What would you say if we told you that soon you could fly from New York to Shanghai in just 39 minutes instead of the usual 15 hours? Amazing? How? Impossible? Well, impossible is not SpaceX…
Last September, Elon Musk presented the SpaceX spaceship to go to Mars. Called the BFR – which stands for Big Falcon Rocket, although some would rather use the F word instead of Falcon – this super rocket is being designed and manufactured to take passengers to space. And the destination doesn’t have to be Mars or the Moon.
In a TED discussion with curator Chris Anderson, the President of SpaceX Gwynne Shotwell talked about the company’s goal to put people into orbit. The BFR might soon replace airplanes. Imaging yourself boarding the giant rocket to travel from Los Angeles to Toronto in 24 minutes or from London to Dubai in 29 minutes. This is happening, people.
The idea is to create in all the biggest cities of the world a series of floating launch pads which will be used for both launching and landing BFRs. The launch pads and rockets will have to be surrounded by water for cooling. In the meantime, it will avoid damaging populated areas during liftoff.
The BFR is twice and a half the size of the Falcon Heavy, the rocket launched in February with Elon Musk’s Tesla Roadster as a payload. It will be capable of carrying up to 100 passengers who would have to take a boat to get to the launch pad.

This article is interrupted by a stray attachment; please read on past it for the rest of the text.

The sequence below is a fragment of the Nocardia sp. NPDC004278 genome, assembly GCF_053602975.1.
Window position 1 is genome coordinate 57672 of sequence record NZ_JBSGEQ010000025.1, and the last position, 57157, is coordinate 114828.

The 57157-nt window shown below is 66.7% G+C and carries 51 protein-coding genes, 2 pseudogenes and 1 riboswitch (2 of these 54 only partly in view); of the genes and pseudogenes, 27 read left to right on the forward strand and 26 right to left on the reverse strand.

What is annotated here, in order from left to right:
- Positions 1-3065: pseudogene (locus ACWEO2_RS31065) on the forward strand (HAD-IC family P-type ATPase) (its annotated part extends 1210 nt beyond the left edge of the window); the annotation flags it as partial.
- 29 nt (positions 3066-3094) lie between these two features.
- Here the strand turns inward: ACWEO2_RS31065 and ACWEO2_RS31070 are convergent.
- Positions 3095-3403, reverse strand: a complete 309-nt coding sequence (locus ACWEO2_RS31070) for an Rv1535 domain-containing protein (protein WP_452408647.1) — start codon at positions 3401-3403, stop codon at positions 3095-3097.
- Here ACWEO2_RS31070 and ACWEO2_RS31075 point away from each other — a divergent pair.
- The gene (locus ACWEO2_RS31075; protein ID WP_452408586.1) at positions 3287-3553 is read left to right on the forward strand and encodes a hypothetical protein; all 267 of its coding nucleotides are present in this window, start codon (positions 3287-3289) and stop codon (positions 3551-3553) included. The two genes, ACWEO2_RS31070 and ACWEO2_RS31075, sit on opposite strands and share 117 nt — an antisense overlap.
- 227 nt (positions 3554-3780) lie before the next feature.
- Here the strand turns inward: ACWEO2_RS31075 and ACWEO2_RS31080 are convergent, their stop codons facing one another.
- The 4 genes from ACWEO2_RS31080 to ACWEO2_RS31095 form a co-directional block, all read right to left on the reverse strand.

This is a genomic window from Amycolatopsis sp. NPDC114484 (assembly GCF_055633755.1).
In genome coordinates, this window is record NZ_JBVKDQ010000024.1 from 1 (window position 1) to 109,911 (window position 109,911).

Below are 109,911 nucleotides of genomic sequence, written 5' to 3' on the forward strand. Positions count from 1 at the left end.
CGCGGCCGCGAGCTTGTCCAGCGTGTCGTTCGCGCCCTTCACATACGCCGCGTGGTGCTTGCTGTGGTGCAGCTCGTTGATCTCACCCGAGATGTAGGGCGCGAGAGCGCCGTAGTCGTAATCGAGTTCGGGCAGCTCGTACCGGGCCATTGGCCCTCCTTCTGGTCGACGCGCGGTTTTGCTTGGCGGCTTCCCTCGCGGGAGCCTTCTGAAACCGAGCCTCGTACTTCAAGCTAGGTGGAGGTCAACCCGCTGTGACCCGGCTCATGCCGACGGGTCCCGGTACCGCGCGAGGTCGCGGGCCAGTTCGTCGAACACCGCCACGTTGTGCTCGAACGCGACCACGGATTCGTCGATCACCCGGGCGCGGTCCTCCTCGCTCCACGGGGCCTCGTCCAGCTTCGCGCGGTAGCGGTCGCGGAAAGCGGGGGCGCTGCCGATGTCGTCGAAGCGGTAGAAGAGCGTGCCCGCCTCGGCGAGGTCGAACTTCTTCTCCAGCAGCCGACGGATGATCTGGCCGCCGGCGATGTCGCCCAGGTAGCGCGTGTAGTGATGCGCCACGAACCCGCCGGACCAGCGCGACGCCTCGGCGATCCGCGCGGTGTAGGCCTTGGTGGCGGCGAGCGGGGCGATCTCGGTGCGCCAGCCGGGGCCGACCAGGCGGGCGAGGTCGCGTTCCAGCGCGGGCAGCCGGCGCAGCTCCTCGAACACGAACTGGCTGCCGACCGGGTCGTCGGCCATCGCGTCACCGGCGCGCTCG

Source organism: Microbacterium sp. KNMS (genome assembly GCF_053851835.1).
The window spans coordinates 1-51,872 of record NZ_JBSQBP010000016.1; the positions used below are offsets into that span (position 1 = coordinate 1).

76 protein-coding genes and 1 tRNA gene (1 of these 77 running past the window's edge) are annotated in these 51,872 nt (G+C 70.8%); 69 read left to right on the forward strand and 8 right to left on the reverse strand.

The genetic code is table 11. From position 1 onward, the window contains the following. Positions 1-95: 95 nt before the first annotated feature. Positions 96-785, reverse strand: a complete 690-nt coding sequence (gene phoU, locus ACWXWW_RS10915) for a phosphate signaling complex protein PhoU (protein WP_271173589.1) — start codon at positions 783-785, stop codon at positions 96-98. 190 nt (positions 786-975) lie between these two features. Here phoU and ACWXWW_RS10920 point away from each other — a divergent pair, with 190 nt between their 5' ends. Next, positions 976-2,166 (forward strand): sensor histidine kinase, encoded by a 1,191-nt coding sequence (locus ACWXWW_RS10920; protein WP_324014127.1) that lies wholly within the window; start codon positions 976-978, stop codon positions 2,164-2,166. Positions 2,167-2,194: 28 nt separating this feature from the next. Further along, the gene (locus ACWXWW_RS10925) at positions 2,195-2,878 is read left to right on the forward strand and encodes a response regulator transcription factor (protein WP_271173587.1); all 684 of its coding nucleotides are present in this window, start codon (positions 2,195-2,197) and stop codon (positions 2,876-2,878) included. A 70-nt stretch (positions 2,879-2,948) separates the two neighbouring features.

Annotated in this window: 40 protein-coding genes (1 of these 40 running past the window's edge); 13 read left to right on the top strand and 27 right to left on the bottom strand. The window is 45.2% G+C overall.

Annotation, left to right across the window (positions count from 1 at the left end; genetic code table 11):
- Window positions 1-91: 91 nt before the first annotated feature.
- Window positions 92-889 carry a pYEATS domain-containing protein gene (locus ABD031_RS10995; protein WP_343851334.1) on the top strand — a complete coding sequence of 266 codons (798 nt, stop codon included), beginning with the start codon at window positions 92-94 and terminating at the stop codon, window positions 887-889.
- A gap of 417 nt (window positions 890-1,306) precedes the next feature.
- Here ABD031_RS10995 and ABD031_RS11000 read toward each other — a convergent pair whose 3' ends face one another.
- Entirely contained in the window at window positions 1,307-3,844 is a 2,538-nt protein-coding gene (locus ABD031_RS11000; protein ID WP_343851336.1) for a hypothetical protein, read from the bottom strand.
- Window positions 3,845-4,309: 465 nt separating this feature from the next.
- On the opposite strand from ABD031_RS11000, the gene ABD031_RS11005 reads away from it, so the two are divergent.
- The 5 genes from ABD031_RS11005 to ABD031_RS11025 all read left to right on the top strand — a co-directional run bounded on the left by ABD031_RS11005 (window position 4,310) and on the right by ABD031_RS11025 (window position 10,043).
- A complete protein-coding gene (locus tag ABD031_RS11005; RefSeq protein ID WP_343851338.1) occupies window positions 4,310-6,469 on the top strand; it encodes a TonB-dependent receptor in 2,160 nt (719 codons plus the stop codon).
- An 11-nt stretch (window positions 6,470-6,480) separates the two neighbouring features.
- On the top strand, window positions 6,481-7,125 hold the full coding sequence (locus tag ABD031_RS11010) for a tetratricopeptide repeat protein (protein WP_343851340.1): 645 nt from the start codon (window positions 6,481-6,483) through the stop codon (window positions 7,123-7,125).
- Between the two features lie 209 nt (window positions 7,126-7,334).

Safety is, of course, an issue that is being addressed by SpaceX. Shotwell said, “We’ve been working for years, actually almost a decade on this technology.” In case of an emergency, safety systems have been engineered to allow instant escape. In 2015, SpaceX demonstrated the launch escape system, which will push the capsule carrying the passengers away from the rocket so it can then safely land on the water surrounding the launch pad using parachutes. “We will be doing a demonstration later this year on if we have an issue with the rocket during flight,” Shotwell continued. That, we can’t wait to see.
Great but crazy expensive, you think. No, quite the opposite actually. Shotwell explained, “If I can do this trip in a half hour, I can do dozens of these a day. A long-haul aircraft can only do one trip a day.” Therefore, even if the BFR costs a little bit more than an airplane, “I can run ten times what they’re running in a day and really make the revenue that I need to out of that system.”
Ok, so when is the BFR going to be a reality? According to Shotwell, the first trips will take place within a decade. We can’t wait to book a seat just to be shot into space at 18,000 miles per hour!